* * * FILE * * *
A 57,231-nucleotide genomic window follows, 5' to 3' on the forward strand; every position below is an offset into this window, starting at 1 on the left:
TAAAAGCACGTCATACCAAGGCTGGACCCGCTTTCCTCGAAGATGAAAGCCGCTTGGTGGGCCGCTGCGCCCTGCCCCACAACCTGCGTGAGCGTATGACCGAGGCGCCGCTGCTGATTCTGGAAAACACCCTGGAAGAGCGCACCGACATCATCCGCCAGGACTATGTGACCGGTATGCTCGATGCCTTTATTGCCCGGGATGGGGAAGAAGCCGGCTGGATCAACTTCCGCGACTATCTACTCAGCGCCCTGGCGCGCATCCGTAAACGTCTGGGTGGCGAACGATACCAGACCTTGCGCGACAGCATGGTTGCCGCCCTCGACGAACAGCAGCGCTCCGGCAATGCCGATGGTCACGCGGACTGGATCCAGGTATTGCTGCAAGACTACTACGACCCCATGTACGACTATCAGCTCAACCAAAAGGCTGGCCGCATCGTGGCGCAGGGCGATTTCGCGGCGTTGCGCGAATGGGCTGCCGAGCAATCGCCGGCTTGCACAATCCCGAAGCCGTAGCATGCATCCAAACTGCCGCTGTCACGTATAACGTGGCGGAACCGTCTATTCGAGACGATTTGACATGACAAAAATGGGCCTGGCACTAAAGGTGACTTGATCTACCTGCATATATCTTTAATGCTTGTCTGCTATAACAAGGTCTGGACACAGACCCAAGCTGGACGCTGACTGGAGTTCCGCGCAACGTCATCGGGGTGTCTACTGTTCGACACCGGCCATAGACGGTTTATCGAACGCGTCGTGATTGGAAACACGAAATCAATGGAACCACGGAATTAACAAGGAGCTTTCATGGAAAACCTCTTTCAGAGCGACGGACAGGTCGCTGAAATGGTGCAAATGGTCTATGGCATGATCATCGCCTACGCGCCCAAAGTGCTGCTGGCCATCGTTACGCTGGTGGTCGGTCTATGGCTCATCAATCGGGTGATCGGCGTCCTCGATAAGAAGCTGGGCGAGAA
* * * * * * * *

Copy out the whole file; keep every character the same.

A 57,231-nucleotide genomic window follows, 5' to 3' on the forward strand; every position below is an offset into this window, starting at 1 on the left:
TAAAAGCACGTCATACCAAGGCTGGACCCGCTTTCCTCGAAGATGAAAGCCGCTTGGTGGGCCGCTGCGCCCTGCCCCACAACCTGCGTGAGCGTATGACCGAGGCGCCGCTGCTGATTCTGGAAAACACCCTGGAAGAGCGCACCGACATCATCCGCCAGGACTATGTGACCGGTATGCTCGATGCCTTTATTGCCCGGGATGGGGAAGAAGCCGGCTGGATCAACTTCCGCGACTATCTACTCAGCGCCCTGGCGCGCATCCGTAAACGTCTGGGTGGCGAACGATACCAGACCTTGCGCGACAGCATGGTTGCCGCCCTCGACGAACAGCAGCGCTCCGGCAATGCCGATGGTCACGCGGACTGGATCCAGGTATTGCTGCAAGACTACTACGACCCCATGTACGACTATCAGCTCAACCAAAAGGCTGGCCGCATCGTGGCGCAGGGCGATTTCGCGGCGTTGCGCGAATGGGCTGCCGAGCAATCGCCGGCTTGCACAATCCCGAAGCCGTAGCATGCATCCAAACTGCCGCTGTCACGTATAACGTGGCGGAACCGTCTATTCGAGACGATTTGACATGACAAAAATGGGCCTGGCACTAAAGGTGACTTGATCTACCTGCATATATCTTTAATGCTTGTCTGCTATAACAAGGTCTGGACACAGACCCAAGCTGGACGCTGACTGGAGTTCCGCGCAACGTCATCGGGGTGTCTACTGTTCGACACCGGCCATAGACGGTTTATCGAACGCGTCGTGATTGGAAACACGAAATCAATGGAACCACGGAATTAACAAGGAGCTTTCATGGAAAACCTCTTTCAGAGCGACGGACAGGTCGCTGAAATGGTGCAAATGGTCTATGGCATGATCATCGCCTACGCGCCCAAAGTGCTGCTGGCCATCGTTACGCTGGTGGTCGGTCTATGGCTCATCAATCGGGTGATCGGCGTCCTCGATAAGAAGCTGGGCGAGAA